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A Fish Called Wanda (1988)

by on 2011/04/25

 Growing up, certain movies were a staple of my family life. Frequently re-watched videos included Crocodile Dundee, Dirty Rotten Scoundrels, Midnight Run, Sneakers, and What About Bob? I suppose they were largely inoffensive selections (nothing too adult or violent) balancing the varied expectations we all brought to the TV room.

I re-approached A Fish Called Wanda from that nostalgic point of view. I thought the experience would be like riding a bicycle: familiar, practiced, and rote. I didn’t expect it to demand any undue thought. Instead of simply going through the motions, however, I was surprised by its freshness, its solid production, and a remarkable, poignant depth.

There are two common types of crime flick heists: one in which the plot goes wrong, and the other in which the aftermath goes wrong. Wanda’s a student of the second school. Jamie Lee Curtis, Tom Georgeson, Kevin Kline, and Michael Palin are cast as the thieves who abscond with a fortune in diamonds, and later come undone through loyalty shifts and treachery.

Their only hope for an eleventh hour escape rests in the efforts of a lawyer, Archie Leach (The Life of Brian’s John Cleese). As the mastermind’s defender, he’s in a position to discover the whereabouts of the diamonds . . . if he can be successfully persuaded to cooperate.

I could easily write Wanda off as a simple, shallow confection, claim it’s hilarious, and make some suitably silly criticism about “Palin’s terrible permanent”, “Curtis’ terrible sunglasses”, and John du Prez’s terribly disappointing score. End of review.

And yet, for a comedy, it’s all a bit less wacky than I remembered. A surprising tension runs throughout and, emotionally, there’s angst as well. I’m not suggesting it’s a dour attempt, but it is comparatively solid for a “lightweight” entertainment.

Kline often receives the lion’s share of acclaim when this title is discussed, and he’s not without entitlement to the praise. Nonetheless, and without slighting his abilities, I’d suggest the recognition comes with the expectation that (when Wanda was made) he was better known for more serious portrayals.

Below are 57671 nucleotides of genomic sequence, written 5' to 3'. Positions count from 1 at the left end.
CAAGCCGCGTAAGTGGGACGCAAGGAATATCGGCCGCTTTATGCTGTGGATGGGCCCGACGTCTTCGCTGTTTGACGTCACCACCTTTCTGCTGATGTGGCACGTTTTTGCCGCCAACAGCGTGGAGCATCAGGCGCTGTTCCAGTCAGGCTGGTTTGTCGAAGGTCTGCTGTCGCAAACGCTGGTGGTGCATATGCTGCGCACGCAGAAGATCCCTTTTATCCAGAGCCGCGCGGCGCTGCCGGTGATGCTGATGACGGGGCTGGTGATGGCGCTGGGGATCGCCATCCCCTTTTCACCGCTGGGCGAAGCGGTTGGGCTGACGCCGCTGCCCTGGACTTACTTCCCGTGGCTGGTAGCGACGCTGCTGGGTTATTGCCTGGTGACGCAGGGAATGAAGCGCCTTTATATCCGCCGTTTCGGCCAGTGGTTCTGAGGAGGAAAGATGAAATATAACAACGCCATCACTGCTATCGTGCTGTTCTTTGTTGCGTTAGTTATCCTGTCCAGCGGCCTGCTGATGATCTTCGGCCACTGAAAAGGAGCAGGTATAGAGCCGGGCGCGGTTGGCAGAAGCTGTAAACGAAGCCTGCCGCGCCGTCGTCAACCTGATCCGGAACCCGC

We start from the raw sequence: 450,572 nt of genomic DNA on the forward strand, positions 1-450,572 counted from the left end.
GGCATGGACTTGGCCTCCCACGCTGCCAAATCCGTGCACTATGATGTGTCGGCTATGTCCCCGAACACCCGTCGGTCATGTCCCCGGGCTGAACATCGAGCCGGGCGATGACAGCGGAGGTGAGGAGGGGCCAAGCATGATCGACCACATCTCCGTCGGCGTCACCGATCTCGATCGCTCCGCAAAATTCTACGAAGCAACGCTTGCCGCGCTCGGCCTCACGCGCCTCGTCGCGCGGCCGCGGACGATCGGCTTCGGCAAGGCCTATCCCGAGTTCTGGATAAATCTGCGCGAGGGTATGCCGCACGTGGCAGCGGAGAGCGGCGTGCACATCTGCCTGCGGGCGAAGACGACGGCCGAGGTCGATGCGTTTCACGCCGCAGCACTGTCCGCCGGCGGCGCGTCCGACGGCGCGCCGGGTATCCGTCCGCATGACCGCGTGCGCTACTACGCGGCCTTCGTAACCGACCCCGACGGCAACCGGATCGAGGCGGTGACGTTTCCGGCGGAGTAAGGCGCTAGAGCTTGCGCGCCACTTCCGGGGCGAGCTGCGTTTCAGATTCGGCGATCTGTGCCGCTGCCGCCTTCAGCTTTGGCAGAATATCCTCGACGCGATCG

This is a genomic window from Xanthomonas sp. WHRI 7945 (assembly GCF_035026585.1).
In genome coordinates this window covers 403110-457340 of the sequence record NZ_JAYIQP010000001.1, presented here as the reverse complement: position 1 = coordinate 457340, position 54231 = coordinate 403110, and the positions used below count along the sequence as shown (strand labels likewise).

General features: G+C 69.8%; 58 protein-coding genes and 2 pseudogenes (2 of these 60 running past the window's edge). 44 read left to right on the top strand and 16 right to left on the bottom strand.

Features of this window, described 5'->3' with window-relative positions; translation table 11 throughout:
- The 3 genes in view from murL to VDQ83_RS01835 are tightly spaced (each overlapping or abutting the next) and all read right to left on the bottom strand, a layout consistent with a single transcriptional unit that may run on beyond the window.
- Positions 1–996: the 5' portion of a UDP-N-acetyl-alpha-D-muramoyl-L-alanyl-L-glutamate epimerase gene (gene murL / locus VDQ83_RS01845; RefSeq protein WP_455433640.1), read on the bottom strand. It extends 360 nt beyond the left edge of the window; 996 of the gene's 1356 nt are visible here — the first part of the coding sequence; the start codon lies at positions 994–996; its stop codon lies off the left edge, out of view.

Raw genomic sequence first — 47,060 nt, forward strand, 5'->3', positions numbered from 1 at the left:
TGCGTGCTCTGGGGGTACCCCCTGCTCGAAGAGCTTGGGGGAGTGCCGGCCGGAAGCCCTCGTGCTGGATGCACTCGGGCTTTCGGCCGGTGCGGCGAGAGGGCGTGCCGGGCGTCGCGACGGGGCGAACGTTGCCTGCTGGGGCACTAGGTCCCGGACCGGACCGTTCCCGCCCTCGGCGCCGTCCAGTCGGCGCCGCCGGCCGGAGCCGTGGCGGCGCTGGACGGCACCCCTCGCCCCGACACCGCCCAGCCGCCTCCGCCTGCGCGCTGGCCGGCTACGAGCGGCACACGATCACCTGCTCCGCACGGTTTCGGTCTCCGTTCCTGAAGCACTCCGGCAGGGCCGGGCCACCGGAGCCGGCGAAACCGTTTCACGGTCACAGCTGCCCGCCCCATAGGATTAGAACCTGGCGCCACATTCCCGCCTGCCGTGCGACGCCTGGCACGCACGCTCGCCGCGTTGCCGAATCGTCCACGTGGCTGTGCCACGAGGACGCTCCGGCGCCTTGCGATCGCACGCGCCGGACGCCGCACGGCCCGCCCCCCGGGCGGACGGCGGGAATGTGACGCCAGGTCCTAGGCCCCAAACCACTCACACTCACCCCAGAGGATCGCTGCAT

Further, I’d venture Cleese and Palin also merit recognition for demonstrating a similar range. The former often typifies ghoulish authoritarians. Here he’s genuinely sympathetic. The giddiness of Archie first meeting Wanda, and the pathos of his preening for her is, to my knowledge, unprecedented in his body of work.

Palin too is a complex blend, not simply a standard assassin. More than just the vehicle for a stutter, his character demonstrates an admirable respect for animals, and a pained longing in naming his angelfish Wanda, but an interesting roguish vein in relishing Otto being beaten as a child.

Complexity — though not confusion — extends to the production too. Because the characters are well-defined, and nuanced in their performances, the combinations of their various talents prove more than the sum of the parts. Witness the scene where Otto appears behind Archie’s wife, as she herself interrupts a near-tryst with Wanda.

The acting energizes a thoughtful script, and the post-production further supports them. You may automatically assume the heist scene is the editing’s crown jewel, but I was particularly struck by the inter-cutting of parallel scenes: one where Otto seduces Wanda, and another where Archie and his wife go to bed. The comparisons and contrasts — Cleese sniffing a limp sock, Kline huffing a boot to inflation — are as remarkable as amusing.

My rare complaint in this whole affair comes right at the very end. Without giving away any secrets, I must say I was a bit derailed by the descriptive codas, several screens of text explaining the fates of each surviving player. The writing felt of a different humour than the one embodied to then, and characters didn’t need any second guessing.

Up until that point, A Fish Called Wanda is practically textbook perfection. It’s less funny for any gimmicks in its story than for its characters playing against fate. While it remains a modest piece, it’s so pitch perfectly executed, it’s a model of the form.

* * * *

Rated 14A (Canada) / R (United States)

108 minutes

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